They might slip behind one team with a blemish, but two? Sure, it is possible. But that would equal a very stormy day in BCS land: Both polls' No. 1 left out of the title game? An undefeated Penn State passed over by two teams with a loss? Very bad PR for the system, even if a Big 12 champ versus SEC champ would be viewed as the sexier matchup.
If however, Penn State is sitting at No. 2 in the final BCS standings -- behind 'Bama or Texas Tech -- as one of two unbeatens, its chances of getting passed over are much greater. A 12-1 Texas team is a real threat to PSU. JoePa's guys really need to take care of the style points in the home stretch and hope someone (perhaps LSU) can take down the Tide, while the Red Raiders lose their way once, too.
Here is a little exercise to illustrate the issues pollsters face: Make some hypothetical matchups between the three undefeated teams at the top of the BCS and the three teams just below them.
Whom would you pick if something you cherish depended upon it: Alabama or Oklahoma on a neutral field?
If Texas Tech and Florida matched firepower, who would you pick?
And if Penn State and Texas met on neutral turf, who'd be your pick?
Vegas would certainly favor all three one-loss teams over each of the top three. That doesn't even factor in No. 7 USC, which would be favored over most of the top six. I know oddsmakers shouldn't determine rankings, and several factors are used to set the lines. But it does point out the pollsters' old dilemma: most deserving team or "better" team on a neutral field? Those decisions could be tougher than ever this year. And the bottom line is no one really knows until the games are played.
Playoff: An Executive Order
When Barack Obama told Chris Berman at halftime of the "Monday Night Football" game that the one thing he'd like to change in sports is to scrap the BCS -- because he is "fed up" with the computers -- and implement an eight-team playoff, I just about fell off the couch! My wife and I started high-fiving and toasting him.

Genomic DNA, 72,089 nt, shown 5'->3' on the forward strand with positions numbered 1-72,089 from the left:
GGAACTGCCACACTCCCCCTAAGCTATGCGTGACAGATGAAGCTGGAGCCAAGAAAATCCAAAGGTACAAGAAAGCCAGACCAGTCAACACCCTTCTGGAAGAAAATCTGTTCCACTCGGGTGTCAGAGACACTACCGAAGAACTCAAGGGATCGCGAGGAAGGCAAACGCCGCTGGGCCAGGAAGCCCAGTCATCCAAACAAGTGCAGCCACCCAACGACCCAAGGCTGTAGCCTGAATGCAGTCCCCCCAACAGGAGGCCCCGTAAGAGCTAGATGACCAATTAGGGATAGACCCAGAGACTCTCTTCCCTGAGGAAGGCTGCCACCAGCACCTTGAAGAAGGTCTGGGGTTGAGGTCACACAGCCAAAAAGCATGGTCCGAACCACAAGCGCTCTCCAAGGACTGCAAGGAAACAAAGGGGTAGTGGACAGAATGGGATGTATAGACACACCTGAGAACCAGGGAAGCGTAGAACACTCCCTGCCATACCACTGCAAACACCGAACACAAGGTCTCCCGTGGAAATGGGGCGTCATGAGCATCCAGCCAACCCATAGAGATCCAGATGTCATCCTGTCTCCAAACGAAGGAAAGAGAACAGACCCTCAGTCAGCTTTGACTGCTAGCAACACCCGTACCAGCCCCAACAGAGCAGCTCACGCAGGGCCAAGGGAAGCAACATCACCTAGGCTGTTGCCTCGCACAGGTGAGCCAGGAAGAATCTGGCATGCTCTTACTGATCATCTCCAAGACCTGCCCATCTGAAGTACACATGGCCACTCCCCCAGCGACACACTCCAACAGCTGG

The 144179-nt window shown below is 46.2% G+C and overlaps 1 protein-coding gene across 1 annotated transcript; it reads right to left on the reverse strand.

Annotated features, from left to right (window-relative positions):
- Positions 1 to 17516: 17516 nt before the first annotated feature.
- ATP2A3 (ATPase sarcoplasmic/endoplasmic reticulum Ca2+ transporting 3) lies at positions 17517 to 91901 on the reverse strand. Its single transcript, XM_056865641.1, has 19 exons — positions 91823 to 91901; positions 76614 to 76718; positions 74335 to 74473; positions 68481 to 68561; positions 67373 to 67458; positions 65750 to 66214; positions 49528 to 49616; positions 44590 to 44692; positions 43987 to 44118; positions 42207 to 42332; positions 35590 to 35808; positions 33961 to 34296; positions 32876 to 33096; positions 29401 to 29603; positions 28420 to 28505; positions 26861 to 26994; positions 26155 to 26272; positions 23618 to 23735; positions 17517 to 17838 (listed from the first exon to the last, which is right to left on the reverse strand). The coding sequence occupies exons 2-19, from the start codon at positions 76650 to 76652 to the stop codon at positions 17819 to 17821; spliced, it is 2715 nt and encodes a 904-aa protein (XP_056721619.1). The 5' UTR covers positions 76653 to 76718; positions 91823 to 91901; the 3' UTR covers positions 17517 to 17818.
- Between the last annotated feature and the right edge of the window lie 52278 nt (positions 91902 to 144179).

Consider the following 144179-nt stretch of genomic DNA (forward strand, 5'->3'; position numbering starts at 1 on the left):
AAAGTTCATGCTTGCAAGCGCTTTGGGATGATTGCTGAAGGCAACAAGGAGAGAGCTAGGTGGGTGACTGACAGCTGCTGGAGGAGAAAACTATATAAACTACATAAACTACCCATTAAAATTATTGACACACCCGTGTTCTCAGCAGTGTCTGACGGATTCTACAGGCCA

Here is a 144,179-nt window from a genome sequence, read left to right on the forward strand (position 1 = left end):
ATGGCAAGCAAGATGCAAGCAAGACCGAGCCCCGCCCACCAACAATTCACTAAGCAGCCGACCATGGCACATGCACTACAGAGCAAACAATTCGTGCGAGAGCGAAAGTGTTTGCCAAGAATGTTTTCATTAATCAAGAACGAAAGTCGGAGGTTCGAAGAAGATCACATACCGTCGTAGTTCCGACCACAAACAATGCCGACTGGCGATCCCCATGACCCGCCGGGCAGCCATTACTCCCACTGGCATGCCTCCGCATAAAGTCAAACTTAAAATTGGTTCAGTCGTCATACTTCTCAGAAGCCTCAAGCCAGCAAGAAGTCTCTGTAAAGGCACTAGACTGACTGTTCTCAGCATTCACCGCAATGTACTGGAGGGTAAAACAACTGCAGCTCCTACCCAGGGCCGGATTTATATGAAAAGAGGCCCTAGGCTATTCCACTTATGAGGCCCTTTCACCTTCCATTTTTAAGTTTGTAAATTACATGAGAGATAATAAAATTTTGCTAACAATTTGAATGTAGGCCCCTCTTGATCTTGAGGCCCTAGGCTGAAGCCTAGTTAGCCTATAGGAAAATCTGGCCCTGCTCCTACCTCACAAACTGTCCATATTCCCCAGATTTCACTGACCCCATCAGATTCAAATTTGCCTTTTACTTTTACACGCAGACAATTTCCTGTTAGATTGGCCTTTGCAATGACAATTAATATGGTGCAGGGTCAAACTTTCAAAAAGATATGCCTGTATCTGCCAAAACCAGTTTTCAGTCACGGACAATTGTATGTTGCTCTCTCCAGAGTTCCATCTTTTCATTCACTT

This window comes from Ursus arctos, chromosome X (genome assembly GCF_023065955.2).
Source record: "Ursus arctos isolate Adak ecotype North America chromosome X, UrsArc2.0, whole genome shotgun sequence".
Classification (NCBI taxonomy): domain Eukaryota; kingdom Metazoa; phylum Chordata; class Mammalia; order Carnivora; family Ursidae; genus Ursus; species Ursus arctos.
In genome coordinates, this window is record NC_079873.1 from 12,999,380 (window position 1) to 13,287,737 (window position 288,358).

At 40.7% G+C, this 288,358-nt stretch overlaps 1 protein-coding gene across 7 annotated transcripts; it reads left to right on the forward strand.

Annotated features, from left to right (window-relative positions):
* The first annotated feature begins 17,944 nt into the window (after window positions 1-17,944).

Talk about change we can believe in!
Look, I'm not CNN's John King, with his magic map and frightening knowledge of county-by-county voting patterns. But it seems that a "pro-playoff" stance would have been popular in swing states like Pennsylvania and Florida, where the Nittany Lions and Gators are currently on the outside of the BCS championship-game picture. Did his proposal Monday night secure his margin in the Keystone State and propel him over the top in the Sunshine State?
We'll never know, but clearly the new boss gets it.
Just as clearly, the playoff initiative must be placed near the top of Obama's priority list as he assumes the presidency on Jan. 20, 2009. The economic crisis, two wars, fixing health care these are important but very complex issues. A playoff is simple by comparison. Just issue an executive decree and assemble a task force to work out the details. About 70 percent of the American people want this reform. Let the people's will be done!
You do understand that I'm just joking, right? I can never be too sure in these irony-free times.
I am glad the election is over, by the way. For many reasons. Like some of you, I became a little obsessed with seeking out and studying presidential polling data. I have spent far too many hours considering the eventual margins on Web sites. Now I can just concentrate on the usual sports bookmarks again.
Vibe in Lubbock
A Texas Tech home game is a unique atmosphere. Unlike any place I've been in 20 years covering the sport, it's not easy to put your finger on what exactly contributes to it. The feel is part college football, part XFL. There is a vibe that is a little like a semi-pro football team, with fans dressed like pirates, faces painted black with huge white smiles and red-painted lips. I'm told that every home game is like Halloween out there.
The crowd was quite polite and almost restrained at "GameDay." (At least until Bob Knight arrived and Corso put on that giant Yosemite-Sam-looking head and shot off two really loud guns. They got a little boisterous then).